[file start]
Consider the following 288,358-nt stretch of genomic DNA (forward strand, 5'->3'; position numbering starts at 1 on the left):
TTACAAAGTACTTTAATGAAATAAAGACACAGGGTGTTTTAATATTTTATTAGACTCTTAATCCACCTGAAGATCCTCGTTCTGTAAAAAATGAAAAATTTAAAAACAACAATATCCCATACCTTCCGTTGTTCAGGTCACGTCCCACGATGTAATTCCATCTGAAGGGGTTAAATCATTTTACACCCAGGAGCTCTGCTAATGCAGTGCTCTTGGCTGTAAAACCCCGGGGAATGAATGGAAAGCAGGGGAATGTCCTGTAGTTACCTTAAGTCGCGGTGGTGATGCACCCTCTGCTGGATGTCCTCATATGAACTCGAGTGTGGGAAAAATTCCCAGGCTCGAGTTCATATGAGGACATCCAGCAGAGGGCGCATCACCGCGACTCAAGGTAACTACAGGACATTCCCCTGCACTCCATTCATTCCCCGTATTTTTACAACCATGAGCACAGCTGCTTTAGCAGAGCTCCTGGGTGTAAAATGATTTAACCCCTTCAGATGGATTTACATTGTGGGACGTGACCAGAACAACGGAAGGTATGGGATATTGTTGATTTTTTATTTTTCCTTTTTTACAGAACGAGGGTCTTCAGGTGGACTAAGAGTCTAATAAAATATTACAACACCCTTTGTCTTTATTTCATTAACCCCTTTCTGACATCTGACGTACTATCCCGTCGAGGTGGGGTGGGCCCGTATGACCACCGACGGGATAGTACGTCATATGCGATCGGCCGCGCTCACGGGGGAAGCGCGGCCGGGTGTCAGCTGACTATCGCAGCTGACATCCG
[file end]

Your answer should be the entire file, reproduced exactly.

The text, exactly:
Consider the following 288,358-nt stretch of genomic DNA (forward strand, 5'->3'; position numbering starts at 1 on the left):
TTACAAAGTACTTTAATGAAATAAAGACACAGGGTGTTTTAATATTTTATTAGACTCTTAATCCACCTGAAGATCCTCGTTCTGTAAAAAATGAAAAATTTAAAAACAACAATATCCCATACCTTCCGTTGTTCAGGTCACGTCCCACGATGTAATTCCATCTGAAGGGGTTAAATCATTTTACACCCAGGAGCTCTGCTAATGCAGTGCTCTTGGCTGTAAAACCCCGGGGAATGAATGGAAAGCAGGGGAATGTCCTGTAGTTACCTTAAGTCGCGGTGGTGATGCACCCTCTGCTGGATGTCCTCATATGAACTCGAGTGTGGGAAAAATTCCCAGGCTCGAGTTCATATGAGGACATCCAGCAGAGGGCGCATCACCGCGACTCAAGGTAACTACAGGACATTCCCCTGCACTCCATTCATTCCCCGTATTTTTACAACCATGAGCACAGCTGCTTTAGCAGAGCTCCTGGGTGTAAAATGATTTAACCCCTTCAGATGGATTTACATTGTGGGACGTGACCAGAACAACGGAAGGTATGGGATATTGTTGATTTTTTATTTTTCCTTTTTTACAGAACGAGGGTCTTCAGGTGGACTAAGAGTCTAATAAAATATTACAACACCCTTTGTCTTTATTTCATTAACCCCTTTCTGACATCTGACGTACTATCCCGTCGAGGTGGGGTGGGCCCGTATGACCACCGACGGGATAGTACGTCATATGCGATCGGCCGCGCTCACGGGGGAAGCGCGGCCGGGTGTCAGCTGACTATCGCAGCTGACATCCG